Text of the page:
The Wytham Estate is an iconic location that has been the subject of continuous ecological research programmes, many dating back to the 1940s. The estate has been owned and maintained by the University of Oxford since 1942. The wooded parts of the Wytham Estate comprise ancient semi-natural woodland (dating to the last Ice Age), secondary woodland (dating to the seventeenth century), and modern plantations (1950s and 60s). The fourth key habitat is the limestone grassland found at the top of the hill. Other smaller habitats include a valley-side mire and a series of ponds.
The site is exceptionally rich in flora and fauna, with over 500 species of plants, a wealth of woodland habitats, and 800 species of butterflies and moths. Wytham Woods are often quoted as being one of the most researched pieces of woodland in the world. Covering 1000 acres, they are designated as a Site of Special Scientific Interest.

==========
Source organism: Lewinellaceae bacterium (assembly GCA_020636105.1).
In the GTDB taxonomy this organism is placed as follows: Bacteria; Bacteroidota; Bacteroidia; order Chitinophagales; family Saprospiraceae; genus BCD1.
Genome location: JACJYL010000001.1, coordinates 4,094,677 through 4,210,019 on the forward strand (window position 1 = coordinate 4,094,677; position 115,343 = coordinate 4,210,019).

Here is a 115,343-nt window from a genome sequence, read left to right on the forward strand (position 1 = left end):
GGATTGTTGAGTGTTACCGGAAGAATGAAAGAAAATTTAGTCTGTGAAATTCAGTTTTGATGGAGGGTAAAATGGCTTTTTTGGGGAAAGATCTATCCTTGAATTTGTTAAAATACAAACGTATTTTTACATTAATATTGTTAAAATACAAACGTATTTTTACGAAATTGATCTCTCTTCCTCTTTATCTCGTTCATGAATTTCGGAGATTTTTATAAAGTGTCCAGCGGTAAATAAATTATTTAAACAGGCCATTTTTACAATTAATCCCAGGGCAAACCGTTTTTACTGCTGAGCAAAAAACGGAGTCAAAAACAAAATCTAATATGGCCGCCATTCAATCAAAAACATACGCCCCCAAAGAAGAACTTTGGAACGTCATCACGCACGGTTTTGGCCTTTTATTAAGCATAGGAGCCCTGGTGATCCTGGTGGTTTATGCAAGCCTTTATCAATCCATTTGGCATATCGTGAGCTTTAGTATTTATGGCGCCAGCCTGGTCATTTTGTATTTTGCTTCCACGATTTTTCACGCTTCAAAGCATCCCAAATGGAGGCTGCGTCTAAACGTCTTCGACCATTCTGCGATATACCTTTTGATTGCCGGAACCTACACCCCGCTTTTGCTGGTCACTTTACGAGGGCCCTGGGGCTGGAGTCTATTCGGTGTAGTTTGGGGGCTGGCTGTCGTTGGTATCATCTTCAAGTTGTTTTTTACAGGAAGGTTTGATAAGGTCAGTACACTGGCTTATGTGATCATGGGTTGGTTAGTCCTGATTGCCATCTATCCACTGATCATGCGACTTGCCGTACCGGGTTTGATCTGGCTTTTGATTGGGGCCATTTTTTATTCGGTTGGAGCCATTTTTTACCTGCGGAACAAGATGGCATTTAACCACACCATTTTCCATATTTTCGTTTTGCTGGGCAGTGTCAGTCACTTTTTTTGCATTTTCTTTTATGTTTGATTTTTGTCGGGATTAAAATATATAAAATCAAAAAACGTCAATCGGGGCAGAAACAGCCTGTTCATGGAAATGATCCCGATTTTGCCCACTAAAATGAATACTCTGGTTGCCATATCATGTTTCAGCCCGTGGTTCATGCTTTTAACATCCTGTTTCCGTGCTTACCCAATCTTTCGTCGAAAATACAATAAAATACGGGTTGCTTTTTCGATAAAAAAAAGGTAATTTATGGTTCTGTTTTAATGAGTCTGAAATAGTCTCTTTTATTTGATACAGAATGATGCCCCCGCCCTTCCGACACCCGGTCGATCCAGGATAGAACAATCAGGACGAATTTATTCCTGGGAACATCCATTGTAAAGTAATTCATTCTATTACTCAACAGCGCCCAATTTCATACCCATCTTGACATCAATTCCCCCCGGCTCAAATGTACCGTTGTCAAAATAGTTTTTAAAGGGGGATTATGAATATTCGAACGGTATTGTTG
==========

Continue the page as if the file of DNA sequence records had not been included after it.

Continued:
The research carried out in Wytham Woods reads like an ecological textbook. Lord Krebs of Wytham listed some of the important studies; 'density dependence and population regulation, the evolution of reproductive rates, the heritability of ecologically important traits, the response of populations and communities to climate change, natural selection in action, the relationship between stability and complexity in ecosystems, and the chemical defences in plants against insects.'
The Woods are enjoyed by walkers, wildlife enthusiasts, and school children, and used by researchers both from the University and around the world for wildlife and environmental research, some of which provides data going back several decades.
They are also home to the Japanese Anagama Kiln project, which demonstrates an ancient technique of firing pots, and the Wytham studio.